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Srv Mediated Dispersal of Streptococcal Biofilms Through SpeB Is Observed in CovRS+ Strains

  • Kristie L. Connolly,

    Affiliation Department of Microbiology and Immunology, Wake Forest University School of Medicine, Winston-Salem, North Carolina, United States of America

  • Amy K. Braden,

    Affiliation Program in Molecular Genetics, Wake Forest University School of Medicine, Winston-Salem, North Carolina, United States of America

  • Robert C. Holder,

    Affiliation Department of Microbiology and Immunology, Wake Forest University School of Medicine, Winston-Salem, North Carolina, United States of America

  • Sean D. Reid

    sreid@wfubmc.edu

    Affiliation Department of Microbiology and Immunology, Wake Forest University School of Medicine, Winston-Salem, North Carolina, United States of America

Srv Mediated Dispersal of Streptococcal Biofilms Through SpeB Is Observed in CovRS+ Strains

  • Kristie L. Connolly, 
  • Amy K. Braden, 
  • Robert C. Holder, 
  • Sean D. Reid
PLOS
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Abstract

Group A Streptococcus (GAS) is a human specific pathogen capable of causing both mild infections and severe invasive disease. We and others have shown that GAS is able to form biofilms during infection. That is to say, they form a three-dimensional, surface attached structure consisting of bacteria and a multi-component extracellular matrix. The mechanisms involved in regulation and dispersal of these GAS structures are still unclear. Recently we have reported that in the absence of the transcriptional regulator Srv in the MGAS5005 background, the cysteine protease SpeB is constitutively produced, leading to increased tissue damage and decreased biofilm formation during a subcutaneous infection in a mouse model. This was interesting because MGAS5005 has a naturally occurring mutation that inactivates the sensor kinase domain of the two component regulatory system CovRS. Others have previously shown that strains lacking covS are associated with decreased SpeB production due to CovR repression of speB expression. Thus, our results suggest the inactivation of srv can bypass CovR repression and lead to constitutive SpeB production. We hypothesized that Srv control of SpeB production may be a mechanism to regulate biofilm dispersal and provide a mechanism by which mild infection can transition to severe disease through biofilm dispersal. The question remained however, is this mechanism conserved among GAS strains or restricted to the unique genetic makeup of MGAS5005. Here we show that Srv mediated control of SpeB and biofilm dispersal is conserved in the invasive clinical isolates RGAS053 (serotype M1) and MGAS315 (serotype M3), both of which have covS intact. This work provides additional evidence that Srv regulated control of SpeB may mediate biofilm formation and dispersal in diverse strain backgrounds.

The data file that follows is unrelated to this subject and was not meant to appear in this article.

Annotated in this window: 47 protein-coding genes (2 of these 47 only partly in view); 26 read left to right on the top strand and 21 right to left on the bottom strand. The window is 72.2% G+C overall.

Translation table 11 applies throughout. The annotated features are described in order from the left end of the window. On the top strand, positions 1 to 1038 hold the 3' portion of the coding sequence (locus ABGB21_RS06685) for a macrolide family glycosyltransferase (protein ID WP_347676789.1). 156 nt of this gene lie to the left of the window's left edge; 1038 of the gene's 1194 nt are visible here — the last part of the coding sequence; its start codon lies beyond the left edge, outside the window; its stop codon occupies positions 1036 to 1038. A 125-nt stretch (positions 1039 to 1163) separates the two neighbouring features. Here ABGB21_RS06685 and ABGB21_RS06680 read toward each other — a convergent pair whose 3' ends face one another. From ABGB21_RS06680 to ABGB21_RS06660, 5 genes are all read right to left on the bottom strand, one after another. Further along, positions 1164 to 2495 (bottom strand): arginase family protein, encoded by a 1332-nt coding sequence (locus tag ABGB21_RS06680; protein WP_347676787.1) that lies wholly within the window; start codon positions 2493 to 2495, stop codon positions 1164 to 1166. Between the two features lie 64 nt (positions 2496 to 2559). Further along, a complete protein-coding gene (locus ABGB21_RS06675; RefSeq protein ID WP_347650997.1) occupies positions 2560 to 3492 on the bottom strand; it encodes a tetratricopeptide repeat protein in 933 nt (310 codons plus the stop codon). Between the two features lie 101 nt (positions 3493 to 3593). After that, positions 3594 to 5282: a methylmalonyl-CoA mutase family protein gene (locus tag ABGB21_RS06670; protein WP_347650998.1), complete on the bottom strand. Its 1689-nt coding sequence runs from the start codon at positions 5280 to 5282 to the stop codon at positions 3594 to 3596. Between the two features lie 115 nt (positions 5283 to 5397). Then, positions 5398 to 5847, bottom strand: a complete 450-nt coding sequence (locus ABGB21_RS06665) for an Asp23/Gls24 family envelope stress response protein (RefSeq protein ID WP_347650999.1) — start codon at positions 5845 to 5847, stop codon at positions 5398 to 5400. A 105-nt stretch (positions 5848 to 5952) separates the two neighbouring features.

Introduction

Group A Streptococcus (GAS) is responsible for infections that span a broad spectrum of clinical severity, from mild to severe [1]. In the United States alone, it has been estimated that there are 15,000 cases of invasive GAS infections annually, including cases of necrotizing fasciitis and toxic shock syndrome, with a mortality rate of ∼10% [2], [3]. Since the reemergence of invasive disease in the 1980's, serotype M1 and M3 strains of GAS have been most commonly associated with causing severe invasive infections [3], [4], [5].

CovRS (also known as CsrR/S) is the most studied of the 13 known two-component signal transduction systems (TCS) in GAS, and primarily functions as a negative regulatory system, with regulatory targets including numerous virulence factors [6], [7], [8], [9], [10], [11], [12], [13]. The sensor kinase domain, CovS, has been hypothesized to function as both a kinase and phosphatase of the response regulator CovR [6], [14], [15], [16]. However, CovR is able to function in the absence of CovS, and it has been predicted that acetyl phosphate may also serve to activate CovR [17], [18], [19], [20]. Phosphorylation of CovR increases DNA binding affinity for promoter regions of target genes [21], [22], [23], [24]. Recently, it has been observed that spontaneous mutations in CovRS have been associated with strains isolated from invasive disease in both clinical samples and samples isolated during in vivo infection models [19], [25], [26], [27], [28], [29]. Most commonly, covRS mutations that arise result in truncation and subsequent inactivation of covS, leaving a functional covR gene intact, as observed in the invasive clinical isolate MGAS5005 [19], [27], [29].

One of the GAS virulence factors that is repressed by CovRS is the extracellular cysteine protease, SpeB [8], [26]. SpeB cleaves host proteins resulting in increased damage at the site of a localized infection, such as fibronectin, vitronectin, and pro-matrix metalloproteases [30], [31], [32], [33]. While SpeB may promote localized tissue damage, it also degrades GAS virulence factors that are involved in promoting systemic disease, including M protein, streptokinase, and streptococcal pyrogenic exotoxin A (SpeA) [25], [30]. This suggests high SpeB levels may be beneficial for increasing virulence during a localized infection, but are potentially detrimental during invasive infections. GAS strains lacking covS, such as MGAS5005, continue to have speB repressed by CovR [19], [28], [29]. In contrast, strains lacking covR produce more SpeB than wild-type strains, suggesting that CovS functions to alleviate CovR repression of speB [19], [28], [29]. Animal passage strains that acquired a covS mutation showed a SpeB-low phenotype, were better able to survive systemically and were more virulent compared to wild-type covS, SpeB-high counterparts [12], [19], [25], [27], [28].